Opinion: Bitcoin Digital Currency Regulation – Crushing Blow or Much Needed

By August 2, 2014August 3rd, 2014Bitcoin Business
Click here to view original web page at www.ibtimes.co.uk

At first the thought of regulators toiling with the bitcoin sent shivers up and down my spine. In part the popularity of the bitcoin is based on its independence from such entities. Perceived by many as unscrupulous and representing the super rich or at least not the common majority, these regulators so its thought would create laws that fashion the bitcoin into just another government controlled currency. I have a different perspective.

I think that some regulation is good. If the bitcoin is allowed to go unchecked in an completely democratic or anarchical way then some entity is going to take control of it and fashion it to their benefit. Hate to say it, but society, nature, however you want to look at it is made that way. There are endless examples of this. One close to home was the unregulated (more or less) mortgage business of 2002-2007 – which in part, was responsible for the rise of the bitcoin. Business people, using a technological advantage, took control of mortgage financing and created great inefficiencies in the financial system that put real hurt on our society. Today, the world is progressing at an incredible rate and old ideas about capitalism and government are likely to do more harm than good. However, the paradox is that due to that growth we need some regulation to build a veneer of trust and give the mass some level of perceived security. Not to the point of controlling the bitcoin making it just another name for the dollar, euro or yuan; rather to levy some credibility. I will admit this can be a fine line.

If some credible regulation can be enacted that does not tamper with the underlining functionality and number of bitcoins created then the bitcoin holds some real value. As governments and countries try to maneuver through these tough financial times and their currencies devalue or debase as a result the bitcoin is a real opportunity for a store of stable value. Gold, for example serves that purpose for many now, however, gold cannot be easily traded for currency. I think one future of the bitcoin will be to allow holders to obtain a stable store of value, whereas their countries currency currently does not.

Some regulation of the bitcoin is needed, too much will be trouble. I don’t necessarily disagree with Jesse Powell, but I do hope that regulation creates a balance of flexibility and structure for the bitcoin that gives it the credibility it needs to become more mainstream and keeps it on its own a decentralized global currency.

Mock Bitcoins are displayed on a table in an illustration picture
Mock Bitcoins are displayed on a table in an illustration picture

Mock Bitcoins are displayed on a table in an illustration pictureReuters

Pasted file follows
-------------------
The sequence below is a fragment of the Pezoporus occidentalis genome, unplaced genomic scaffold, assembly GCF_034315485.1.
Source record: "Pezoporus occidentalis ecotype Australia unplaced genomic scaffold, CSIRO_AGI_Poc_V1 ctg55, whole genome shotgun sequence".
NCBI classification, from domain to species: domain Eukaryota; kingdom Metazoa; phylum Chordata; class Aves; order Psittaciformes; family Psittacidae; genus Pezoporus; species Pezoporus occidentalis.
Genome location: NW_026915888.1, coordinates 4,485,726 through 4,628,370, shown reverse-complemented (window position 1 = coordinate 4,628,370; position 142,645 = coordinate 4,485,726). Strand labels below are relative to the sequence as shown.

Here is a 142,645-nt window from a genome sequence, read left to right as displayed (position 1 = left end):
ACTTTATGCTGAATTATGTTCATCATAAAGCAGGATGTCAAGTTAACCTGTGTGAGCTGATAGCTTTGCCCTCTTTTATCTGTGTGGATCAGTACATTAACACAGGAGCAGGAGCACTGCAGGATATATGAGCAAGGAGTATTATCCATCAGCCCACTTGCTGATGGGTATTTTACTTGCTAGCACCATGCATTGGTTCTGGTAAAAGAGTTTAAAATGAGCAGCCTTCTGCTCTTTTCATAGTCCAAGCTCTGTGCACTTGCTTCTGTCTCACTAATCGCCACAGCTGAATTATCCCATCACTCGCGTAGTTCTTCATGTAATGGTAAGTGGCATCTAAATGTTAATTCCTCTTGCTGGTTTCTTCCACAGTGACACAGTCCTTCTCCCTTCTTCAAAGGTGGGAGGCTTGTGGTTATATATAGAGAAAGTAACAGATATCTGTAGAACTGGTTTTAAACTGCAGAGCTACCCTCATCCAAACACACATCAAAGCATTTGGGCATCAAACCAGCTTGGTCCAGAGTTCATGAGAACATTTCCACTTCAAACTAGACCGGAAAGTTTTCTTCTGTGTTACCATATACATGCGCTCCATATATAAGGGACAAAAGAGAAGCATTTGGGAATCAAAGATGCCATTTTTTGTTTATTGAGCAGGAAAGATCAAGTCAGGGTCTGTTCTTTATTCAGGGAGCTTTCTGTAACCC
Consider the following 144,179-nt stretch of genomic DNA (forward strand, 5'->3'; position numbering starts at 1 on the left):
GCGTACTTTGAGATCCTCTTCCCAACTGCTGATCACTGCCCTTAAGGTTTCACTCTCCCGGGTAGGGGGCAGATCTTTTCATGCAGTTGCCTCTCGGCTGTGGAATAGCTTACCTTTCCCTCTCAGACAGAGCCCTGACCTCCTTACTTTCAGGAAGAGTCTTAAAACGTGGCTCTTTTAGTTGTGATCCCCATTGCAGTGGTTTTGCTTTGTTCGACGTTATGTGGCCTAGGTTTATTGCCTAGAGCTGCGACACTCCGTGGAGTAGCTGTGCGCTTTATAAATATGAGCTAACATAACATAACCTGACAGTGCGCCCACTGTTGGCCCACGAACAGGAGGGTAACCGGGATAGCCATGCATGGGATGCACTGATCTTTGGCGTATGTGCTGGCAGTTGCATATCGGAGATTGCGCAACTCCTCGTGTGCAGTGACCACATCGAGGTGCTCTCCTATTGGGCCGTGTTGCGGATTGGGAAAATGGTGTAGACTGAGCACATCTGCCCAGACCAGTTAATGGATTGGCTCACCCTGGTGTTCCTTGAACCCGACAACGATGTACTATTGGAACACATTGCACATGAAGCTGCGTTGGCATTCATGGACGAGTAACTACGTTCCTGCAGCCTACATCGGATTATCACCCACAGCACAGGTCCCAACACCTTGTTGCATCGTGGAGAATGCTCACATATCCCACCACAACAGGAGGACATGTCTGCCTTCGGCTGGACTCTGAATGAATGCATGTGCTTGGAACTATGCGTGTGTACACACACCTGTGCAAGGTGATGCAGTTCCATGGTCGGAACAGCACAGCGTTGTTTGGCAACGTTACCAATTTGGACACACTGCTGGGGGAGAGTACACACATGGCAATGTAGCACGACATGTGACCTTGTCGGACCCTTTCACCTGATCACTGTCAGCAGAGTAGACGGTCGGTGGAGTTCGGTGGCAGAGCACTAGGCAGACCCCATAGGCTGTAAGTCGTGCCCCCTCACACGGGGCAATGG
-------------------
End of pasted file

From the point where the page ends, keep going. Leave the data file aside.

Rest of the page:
New York's attempt to treat digital currencies such as bitcoin in the same manner as other financial instruments by fitting them into an existing legal framework would harm innovation and consumers' independence, according to a digital currency expert.

Jesse Powell, CEO of San Francisco-based bitcoin exchange Kraken, told IB Times UK that New York's recent proposal to bring bitcoin businesses under regulation could harm consumers and businesses.

"If we're talking about decentralised digital currencies, like bitcoin, the most common approach I've seen is to attempt to fit it into an existing legal framework, ie, to regulate it equally alongside other existing similar financial instruments," Powell said.

"New York has recently proposed a legal framework that would greatly stifle innovation and harm businesses and consumers in its state."

He noted that the existing legal framework around financial services was made by incumbent players to stop novel instruments such as bitcoin from entering the market.

"I would expect a fresh take at a legal framework around decentralised digital currencies to be much more relaxed and pro consumer choice," Powell added.

People "ought to demand of their governments the ability to choose their currency" and "have to question the motives of any government prohibiting its people from what effectively is simple communication", he said.

"Commerce is a basic human right and too many people have been disadvantaged and ostracized in the name of consumer protection. It's time for states to act in the best interests of their people if they want to avoid conflicts."

"If governments see decentralised digital currencies as an existential threat, perhaps they really ought to re-evaluate the purpose of their existence."

Speaking about Ecuador's ban on bitcoin and other digital currencies, Powell said it is "a move toward becoming increasingly isolationist."

"If Bitcoin is banned, Ecuador is about to miss out on the largest transfer of wealth in history," Powell said.

He noted that the country's plan to introduce its own crypto currency is a positive thing, "if not for the accompanying ban on alternatives."

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